Many know Anton Chekhov as a prolific writer of short stories and the author of four titanic, moody dramas. However, before writing his first play, Chekhov was a famous humorist looking to branch out into serious drama. His first produced play, Ivanov, was such an abject failure (booing, riots, and fistfights in the aisles), that he started writing short comedic sketches, or ‘shutki’ (‘jokes’ or ‘vaudevilles’) before returning to more mature works later.
Pantagleize Theatre Company’s admirable mission is to bring rarely produced plays to the Metroplex, and this little known aspect of Chekhov’s career makes for a perfect project for the Fort Worth company. They have collected a trio of comedic one-act plays for their latest production A Chekhov Valentine.
This romantic triptych begins with The Brute (sometimes translated as The Bear). Mrs. Popov, a regal in grief Suzie Forte, is marking the seven-month anniversary of her husband’s passing and ignoring the pleas of her footman, Luka (Timothy Crabb), who would like to see her get out of the house more, when they are interrupted by the boorish Mr. Smirnoff (David Ellis in full red-faced bluster). Smirnoff demands payment of a debt from the late Mr. Popov. The setup offers opportunity for some light zingers about men and women, though the plot unfolds in predictable fashion. It makes you wonder why this play was a favorite of Tolstoy’s.
The equally farcical, yet more satisfying A Marriage Proposal is next. Ivan Vassilevitch Lomov (Aaron Plaskonos), a neighbor of Stepan Stepanovitch Chubukov (Robert Rake), is seeking marriage to Chubukov’s daughter, Natalia Stepanovna (Mary Jane Greer). After receiving enthusiastic permission to marry her, he keeps trying to propose only to become mired in the kind of petty disputes and arguments characteristic of long-time neighbors. This play is, by far, the best-acted of the three. Plaskonos is disarming as the sputtering suitor, and Rake shows a deft hand in his transitions from gentleman to indignant loudmouth. Greer is simply captivating as the spoiled Natalia, using every facial expression, and vocalization to her advantage.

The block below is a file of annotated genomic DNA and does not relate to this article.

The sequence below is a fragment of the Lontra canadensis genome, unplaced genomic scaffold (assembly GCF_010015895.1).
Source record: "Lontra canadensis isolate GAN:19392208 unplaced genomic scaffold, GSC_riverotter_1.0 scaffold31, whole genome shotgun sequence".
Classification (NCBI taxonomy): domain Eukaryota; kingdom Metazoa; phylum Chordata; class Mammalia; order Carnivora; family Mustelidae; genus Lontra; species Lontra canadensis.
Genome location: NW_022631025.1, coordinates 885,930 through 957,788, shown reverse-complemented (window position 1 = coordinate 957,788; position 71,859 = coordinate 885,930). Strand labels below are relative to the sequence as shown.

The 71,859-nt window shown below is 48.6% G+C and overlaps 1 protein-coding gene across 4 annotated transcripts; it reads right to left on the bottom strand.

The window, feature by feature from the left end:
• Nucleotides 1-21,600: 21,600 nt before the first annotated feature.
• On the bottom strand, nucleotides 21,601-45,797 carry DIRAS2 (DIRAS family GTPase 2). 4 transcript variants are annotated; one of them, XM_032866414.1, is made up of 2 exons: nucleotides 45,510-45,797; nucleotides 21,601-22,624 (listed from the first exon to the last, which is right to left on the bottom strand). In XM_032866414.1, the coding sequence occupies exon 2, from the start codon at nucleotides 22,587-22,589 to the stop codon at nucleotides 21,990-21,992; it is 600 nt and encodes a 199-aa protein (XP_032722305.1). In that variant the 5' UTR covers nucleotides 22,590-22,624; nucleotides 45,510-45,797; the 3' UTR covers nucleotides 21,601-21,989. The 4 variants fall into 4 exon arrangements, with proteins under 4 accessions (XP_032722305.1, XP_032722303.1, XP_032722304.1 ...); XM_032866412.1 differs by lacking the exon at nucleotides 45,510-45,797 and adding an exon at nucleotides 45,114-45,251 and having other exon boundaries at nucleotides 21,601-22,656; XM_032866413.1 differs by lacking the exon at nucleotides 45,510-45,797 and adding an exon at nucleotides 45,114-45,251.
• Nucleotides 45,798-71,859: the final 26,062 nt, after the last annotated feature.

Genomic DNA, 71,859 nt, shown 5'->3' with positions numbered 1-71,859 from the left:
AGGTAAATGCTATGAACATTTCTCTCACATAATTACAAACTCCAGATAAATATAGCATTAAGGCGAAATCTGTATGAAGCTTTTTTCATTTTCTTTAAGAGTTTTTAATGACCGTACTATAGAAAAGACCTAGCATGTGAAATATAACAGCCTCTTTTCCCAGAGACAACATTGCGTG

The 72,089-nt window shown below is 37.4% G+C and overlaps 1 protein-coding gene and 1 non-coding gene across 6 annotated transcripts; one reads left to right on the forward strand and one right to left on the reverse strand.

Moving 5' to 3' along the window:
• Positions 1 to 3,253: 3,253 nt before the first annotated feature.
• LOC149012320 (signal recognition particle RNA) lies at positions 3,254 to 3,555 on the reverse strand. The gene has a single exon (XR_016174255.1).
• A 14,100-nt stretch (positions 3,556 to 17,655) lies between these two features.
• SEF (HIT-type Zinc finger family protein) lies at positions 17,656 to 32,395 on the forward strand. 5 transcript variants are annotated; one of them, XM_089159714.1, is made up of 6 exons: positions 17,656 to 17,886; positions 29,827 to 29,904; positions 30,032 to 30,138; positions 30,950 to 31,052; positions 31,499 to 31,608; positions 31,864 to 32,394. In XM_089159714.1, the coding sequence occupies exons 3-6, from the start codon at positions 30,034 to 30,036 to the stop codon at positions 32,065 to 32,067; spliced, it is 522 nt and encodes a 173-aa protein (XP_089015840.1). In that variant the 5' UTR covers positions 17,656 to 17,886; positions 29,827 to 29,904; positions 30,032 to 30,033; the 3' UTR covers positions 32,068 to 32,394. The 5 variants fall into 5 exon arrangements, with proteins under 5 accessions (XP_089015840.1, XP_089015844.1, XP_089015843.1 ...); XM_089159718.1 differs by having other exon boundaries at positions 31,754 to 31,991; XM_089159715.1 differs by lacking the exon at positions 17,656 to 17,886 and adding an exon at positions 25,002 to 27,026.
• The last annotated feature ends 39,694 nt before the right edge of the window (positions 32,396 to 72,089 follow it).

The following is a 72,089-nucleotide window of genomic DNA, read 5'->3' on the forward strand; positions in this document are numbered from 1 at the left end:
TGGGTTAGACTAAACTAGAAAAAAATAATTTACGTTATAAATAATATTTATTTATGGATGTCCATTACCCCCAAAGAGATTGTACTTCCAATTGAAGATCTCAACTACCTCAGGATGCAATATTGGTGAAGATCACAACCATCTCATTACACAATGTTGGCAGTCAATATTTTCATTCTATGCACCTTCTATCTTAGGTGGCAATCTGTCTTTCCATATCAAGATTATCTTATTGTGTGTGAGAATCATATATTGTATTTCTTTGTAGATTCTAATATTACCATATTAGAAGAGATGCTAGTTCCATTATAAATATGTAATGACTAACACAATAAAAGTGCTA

A Wedding follows a short intermission. The largest cast (nine actors) of these one-acts portrays a “typical Russian wedding” amid a fancy reception table complete with face-obscuring candelabras. This one is a drunken mess of sniping, competing nationalisms, and skewerings of the moneyed elite. Greer is again fantastic playing the besotted Madam Zmeyukin, and James O’Neil stands out as a hilariously catty telegraph clerk.
Jim Lott directs his first production at Pantagleize with mixed results. Some of the issues lie in material that has some difficulty translating to modern audiences, but the problems mostly stem from over nervous actors trying too hard to please. A bit of pacing work (these little ditties should be practiced, rapid fire comedic assaults), and choosing one accent (Russian or not) could do wonders for the show. That being said, one cannot help but admire their earnestness and root for them to succeed.
Chekhov had a complex love-hate affair with his plays, but even in these light-hearted comedies we can still detect the dark genius that would blossom in his later works.